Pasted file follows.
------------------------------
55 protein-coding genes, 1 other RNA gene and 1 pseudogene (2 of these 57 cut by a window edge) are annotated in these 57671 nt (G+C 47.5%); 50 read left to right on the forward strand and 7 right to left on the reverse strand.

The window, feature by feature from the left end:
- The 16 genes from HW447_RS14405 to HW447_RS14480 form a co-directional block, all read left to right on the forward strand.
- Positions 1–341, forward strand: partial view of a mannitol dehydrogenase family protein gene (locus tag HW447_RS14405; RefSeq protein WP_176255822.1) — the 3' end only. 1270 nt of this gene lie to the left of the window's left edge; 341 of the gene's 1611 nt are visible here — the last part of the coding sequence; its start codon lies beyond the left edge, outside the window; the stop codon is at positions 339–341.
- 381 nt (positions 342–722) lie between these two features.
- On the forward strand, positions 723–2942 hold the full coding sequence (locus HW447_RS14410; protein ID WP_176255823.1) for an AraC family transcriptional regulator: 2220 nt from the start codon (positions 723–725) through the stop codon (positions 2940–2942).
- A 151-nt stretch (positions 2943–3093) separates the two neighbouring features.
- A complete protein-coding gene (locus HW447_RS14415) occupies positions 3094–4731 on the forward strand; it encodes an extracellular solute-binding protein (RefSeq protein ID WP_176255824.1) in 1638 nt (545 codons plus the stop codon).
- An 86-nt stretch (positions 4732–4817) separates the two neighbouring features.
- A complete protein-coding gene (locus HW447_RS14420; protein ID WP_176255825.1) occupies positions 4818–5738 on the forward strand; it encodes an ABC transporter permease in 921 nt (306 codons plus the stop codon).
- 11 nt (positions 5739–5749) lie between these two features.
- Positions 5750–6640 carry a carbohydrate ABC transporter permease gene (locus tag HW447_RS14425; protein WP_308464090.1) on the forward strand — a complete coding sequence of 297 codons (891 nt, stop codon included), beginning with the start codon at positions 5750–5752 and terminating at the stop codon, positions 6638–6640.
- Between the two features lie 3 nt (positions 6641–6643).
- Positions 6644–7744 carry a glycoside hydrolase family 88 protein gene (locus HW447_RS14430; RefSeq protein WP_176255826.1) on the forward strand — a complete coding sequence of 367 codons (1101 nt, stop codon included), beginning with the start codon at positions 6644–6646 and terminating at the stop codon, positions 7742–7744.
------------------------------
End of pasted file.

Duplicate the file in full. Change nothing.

55 protein-coding genes, 1 other RNA gene and 1 pseudogene (2 of these 57 cut by a window edge) are annotated in these 57671 nt (G+C 47.5%); 50 read left to right on the forward strand and 7 right to left on the reverse strand.

The window, feature by feature from the left end:
- The 16 genes from HW447_RS14405 to HW447_RS14480 form a co-directional block, all read left to right on the forward strand.
- Positions 1–341, forward strand: partial view of a mannitol dehydrogenase family protein gene (locus tag HW447_RS14405; RefSeq protein WP_176255822.1) — the 3' end only. 1270 nt of this gene lie to the left of the window's left edge; 341 of the gene's 1611 nt are visible here — the last part of the coding sequence; its start codon lies beyond the left edge, outside the window; the stop codon is at positions 339–341.
- 381 nt (positions 342–722) lie between these two features.
- On the forward strand, positions 723–2942 hold the full coding sequence (locus HW447_RS14410; protein ID WP_176255823.1) for an AraC family transcriptional regulator: 2220 nt from the start codon (positions 723–725) through the stop codon (positions 2940–2942).
- A 151-nt stretch (positions 2943–3093) separates the two neighbouring features.
- A complete protein-coding gene (locus HW447_RS14415) occupies positions 3094–4731 on the forward strand; it encodes an extracellular solute-binding protein (RefSeq protein ID WP_176255824.1) in 1638 nt (545 codons plus the stop codon).
- An 86-nt stretch (positions 4732–4817) separates the two neighbouring features.
- A complete protein-coding gene (locus HW447_RS14420; protein ID WP_176255825.1) occupies positions 4818–5738 on the forward strand; it encodes an ABC transporter permease in 921 nt (306 codons plus the stop codon).
- 11 nt (positions 5739–5749) lie between these two features.
- Positions 5750–6640 carry a carbohydrate ABC transporter permease gene (locus tag HW447_RS14425; protein WP_308464090.1) on the forward strand — a complete coding sequence of 297 codons (891 nt, stop codon included), beginning with the start codon at positions 5750–5752 and terminating at the stop codon, positions 6638–6640.
- Between the two features lie 3 nt (positions 6641–6643).
- Positions 6644–7744 carry a glycoside hydrolase family 88 protein gene (locus HW447_RS14430; RefSeq protein WP_176255826.1) on the forward strand — a complete coding sequence of 367 codons (1101 nt, stop codon included), beginning with the start codon at positions 6644–6646 and terminating at the stop codon, positions 7742–7744.